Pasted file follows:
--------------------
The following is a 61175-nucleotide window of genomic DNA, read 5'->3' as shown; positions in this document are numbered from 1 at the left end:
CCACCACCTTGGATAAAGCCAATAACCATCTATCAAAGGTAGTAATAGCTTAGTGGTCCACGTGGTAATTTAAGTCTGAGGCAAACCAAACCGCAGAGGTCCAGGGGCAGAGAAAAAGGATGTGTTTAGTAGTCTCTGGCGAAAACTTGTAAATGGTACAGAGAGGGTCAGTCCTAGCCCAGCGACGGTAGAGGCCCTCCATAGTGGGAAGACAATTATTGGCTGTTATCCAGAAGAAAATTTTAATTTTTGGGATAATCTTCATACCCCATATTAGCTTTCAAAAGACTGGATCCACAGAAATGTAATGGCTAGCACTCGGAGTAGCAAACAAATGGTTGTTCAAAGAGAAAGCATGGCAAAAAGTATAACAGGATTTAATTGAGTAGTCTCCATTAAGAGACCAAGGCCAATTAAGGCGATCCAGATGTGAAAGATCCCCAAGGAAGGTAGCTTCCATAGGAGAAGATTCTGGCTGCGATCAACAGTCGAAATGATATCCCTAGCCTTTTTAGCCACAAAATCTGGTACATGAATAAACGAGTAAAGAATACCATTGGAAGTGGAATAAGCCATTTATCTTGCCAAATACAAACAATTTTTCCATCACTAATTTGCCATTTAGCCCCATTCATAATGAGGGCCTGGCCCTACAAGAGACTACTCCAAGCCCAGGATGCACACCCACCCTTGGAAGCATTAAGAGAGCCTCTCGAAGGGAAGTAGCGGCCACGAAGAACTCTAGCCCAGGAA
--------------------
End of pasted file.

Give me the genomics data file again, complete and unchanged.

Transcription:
The following is a 61175-nucleotide window of genomic DNA, read 5'->3' as shown; positions in this document are numbered from 1 at the left end:
CCACCACCTTGGATAAAGCCAATAACCATCTATCAAAGGTAGTAATAGCTTAGTGGTCCACGTGGTAATTTAAGTCTGAGGCAAACCAAACCGCAGAGGTCCAGGGGCAGAGAAAAAGGATGTGTTTAGTAGTCTCTGGCGAAAACTTGTAAATGGTACAGAGAGGGTCAGTCCTAGCCCAGCGACGGTAGAGGCCCTCCATAGTGGGAAGACAATTATTGGCTGTTATCCAGAAGAAAATTTTAATTTTTGGGATAATCTTCATACCCCATATTAGCTTTCAAAAGACTGGATCCACAGAAATGTAATGGCTAGCACTCGGAGTAGCAAACAAATGGTTGTTCAAAGAGAAAGCATGGCAAAAAGTATAACAGGATTTAATTGAGTAGTCTCCATTAAGAGACCAAGGCCAATTAAGGCGATCCAGATGTGAAAGATCCCCAAGGAAGGTAGCTTCCATAGGAGAAGATTCTGGCTGCGATCAACAGTCGAAATGATATCCCTAGCCTTTTTAGCCACAAAATCTGGTACATGAATAAACGAGTAAAGAATACCATTGGAAGTGGAATAAGCCATTTATCTTGCCAAATACAAACAATTTTTCCATCACTAATTTGCCATTTAGCCCCATTCATAATGAGGGCCTGGCCCTACAAGAGACTACTCCAAGCCCAGGATGCACACCCACCCTTGGAAGCATTAAGAGAGCCTCTCGAAGGGAAGTAGCGGCCACGAAGAACTCTAGCCCAGGAA